In the world we live in, there are a million things competing for people’s attention each day. If you are an average person, putting out an average product, hoping for the average consumer…it is going to be rough for you. McDonalds and Walmart already exist, and it is going to be really hard for you to compete with them on price alone.
There are millions of videos flying around the internet. No one passes on the boring ones. The great ones though, they fly around by way of e-mail, twitter links, facebook posts etc. When someone can tell a great story that is worth repeating…it gets repeated.
What is YOUR story? Not one you heard from someone else…your personal story. What is it that inspires YOU? If it is that dream that you want to get going…tell your story. Share it. Video it. Send it out to see if it catches on. Don’t worry about people stealing your great idea. There is very little chance of that…but they might share it with a friend or two…or ten. You might connect with the person who can help take you a step closer to your dream becoming a reality.
Quit shooting for average. Tell YOUR story. The one only you can tell. The great story that is burning inside you.
In my class the other day, we were discussing the idea of tribes. Something hit me that was one of those “duh” moments. We don’t work to create a tribe. The tribe is already there. Those who are successful at connecting the already existing tribes are the successful ones.
Kiva.org didn’t invent a tribe of people helping others, it simply facilitates connecting those people. The church didn’t invent the idea of worshiping God, it is the connection of those who want to worship God who create the church.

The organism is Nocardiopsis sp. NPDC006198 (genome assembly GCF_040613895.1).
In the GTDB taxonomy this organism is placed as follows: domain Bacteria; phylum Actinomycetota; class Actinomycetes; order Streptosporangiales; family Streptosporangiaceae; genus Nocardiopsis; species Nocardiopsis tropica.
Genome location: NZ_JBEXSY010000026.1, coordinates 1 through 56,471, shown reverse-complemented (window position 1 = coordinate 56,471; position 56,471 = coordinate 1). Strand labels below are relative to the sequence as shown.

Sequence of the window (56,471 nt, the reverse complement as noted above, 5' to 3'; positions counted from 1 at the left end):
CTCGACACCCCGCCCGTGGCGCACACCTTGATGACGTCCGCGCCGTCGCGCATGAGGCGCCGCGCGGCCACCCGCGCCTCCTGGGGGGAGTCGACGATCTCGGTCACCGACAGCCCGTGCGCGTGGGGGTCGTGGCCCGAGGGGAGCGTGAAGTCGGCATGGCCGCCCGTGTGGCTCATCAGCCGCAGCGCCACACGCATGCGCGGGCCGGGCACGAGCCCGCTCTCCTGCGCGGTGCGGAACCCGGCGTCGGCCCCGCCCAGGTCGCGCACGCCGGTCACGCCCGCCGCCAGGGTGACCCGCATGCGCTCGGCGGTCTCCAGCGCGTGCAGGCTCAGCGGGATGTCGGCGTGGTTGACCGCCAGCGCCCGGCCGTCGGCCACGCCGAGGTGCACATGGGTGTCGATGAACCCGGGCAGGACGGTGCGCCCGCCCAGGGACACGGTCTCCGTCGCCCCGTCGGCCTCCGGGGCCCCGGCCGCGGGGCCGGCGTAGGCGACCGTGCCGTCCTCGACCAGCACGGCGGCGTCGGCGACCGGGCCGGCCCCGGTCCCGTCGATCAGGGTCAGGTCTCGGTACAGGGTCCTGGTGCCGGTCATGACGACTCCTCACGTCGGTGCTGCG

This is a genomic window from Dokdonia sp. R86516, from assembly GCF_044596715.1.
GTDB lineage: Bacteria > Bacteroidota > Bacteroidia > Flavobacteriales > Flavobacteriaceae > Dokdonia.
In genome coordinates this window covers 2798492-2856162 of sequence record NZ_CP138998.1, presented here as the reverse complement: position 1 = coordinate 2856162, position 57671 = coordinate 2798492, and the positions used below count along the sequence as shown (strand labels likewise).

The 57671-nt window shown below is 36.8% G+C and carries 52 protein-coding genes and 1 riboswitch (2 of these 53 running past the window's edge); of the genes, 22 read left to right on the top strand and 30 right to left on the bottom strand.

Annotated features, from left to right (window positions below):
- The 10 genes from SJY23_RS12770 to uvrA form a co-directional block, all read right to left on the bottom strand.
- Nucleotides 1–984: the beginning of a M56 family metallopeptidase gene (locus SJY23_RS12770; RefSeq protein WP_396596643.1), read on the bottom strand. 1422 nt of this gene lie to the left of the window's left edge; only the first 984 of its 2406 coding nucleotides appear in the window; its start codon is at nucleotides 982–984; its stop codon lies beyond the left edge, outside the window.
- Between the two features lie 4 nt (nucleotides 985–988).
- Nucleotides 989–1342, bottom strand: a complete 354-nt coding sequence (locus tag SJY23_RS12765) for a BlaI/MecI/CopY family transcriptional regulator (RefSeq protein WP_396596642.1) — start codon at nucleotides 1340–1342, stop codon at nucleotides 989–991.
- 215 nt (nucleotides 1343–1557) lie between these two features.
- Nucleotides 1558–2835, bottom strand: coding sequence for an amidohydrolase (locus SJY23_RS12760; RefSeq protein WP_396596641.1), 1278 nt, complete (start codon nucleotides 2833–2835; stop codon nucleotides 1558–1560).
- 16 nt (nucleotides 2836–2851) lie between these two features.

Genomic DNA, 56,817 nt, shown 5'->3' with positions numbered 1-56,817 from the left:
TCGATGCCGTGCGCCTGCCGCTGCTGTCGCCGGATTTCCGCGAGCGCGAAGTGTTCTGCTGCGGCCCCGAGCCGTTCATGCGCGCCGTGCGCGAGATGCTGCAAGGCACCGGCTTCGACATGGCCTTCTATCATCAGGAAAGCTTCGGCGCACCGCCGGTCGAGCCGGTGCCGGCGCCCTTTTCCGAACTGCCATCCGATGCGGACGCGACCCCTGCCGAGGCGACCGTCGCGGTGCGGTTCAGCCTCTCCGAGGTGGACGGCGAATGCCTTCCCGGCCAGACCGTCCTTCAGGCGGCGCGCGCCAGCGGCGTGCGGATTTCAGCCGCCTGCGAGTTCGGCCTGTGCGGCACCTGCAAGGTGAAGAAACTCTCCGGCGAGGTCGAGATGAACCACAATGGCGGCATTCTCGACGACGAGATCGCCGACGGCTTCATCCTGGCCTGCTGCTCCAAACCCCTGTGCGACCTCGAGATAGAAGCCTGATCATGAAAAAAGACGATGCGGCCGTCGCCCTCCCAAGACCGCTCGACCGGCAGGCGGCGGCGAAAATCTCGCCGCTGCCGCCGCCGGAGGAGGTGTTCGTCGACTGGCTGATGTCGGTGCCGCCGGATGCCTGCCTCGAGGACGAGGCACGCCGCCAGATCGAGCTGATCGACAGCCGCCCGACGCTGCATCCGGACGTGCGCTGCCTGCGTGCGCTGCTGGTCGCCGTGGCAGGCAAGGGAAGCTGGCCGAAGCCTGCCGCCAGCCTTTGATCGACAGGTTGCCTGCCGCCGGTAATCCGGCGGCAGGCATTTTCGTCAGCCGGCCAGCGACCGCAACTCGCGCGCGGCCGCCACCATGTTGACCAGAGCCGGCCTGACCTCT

The point is that the tribe already exists. Your job as a leader is just to communicate with your tribe and help it connect.
A rancher doesn’t invent meat eaters, but he can help connect them to his brand of beef. A blog for butterfly collectors doesn’t make the world more or less full of those who catch butterflies, but connecting them could be quite fulfilling. It isn’t all about the money, but often money will come to those who are good at connecting others together.
Who can you connect?
There is always a great rush with starting any new venture. As a college professor, I get the joy of starting new things every semester. As my students and I venture on into new territory together, we explore new ways of learning, we attempt to explore new ideas, we read, we discuss, they write..I grade. The rush of the new is quickly replaced by the load of the semester.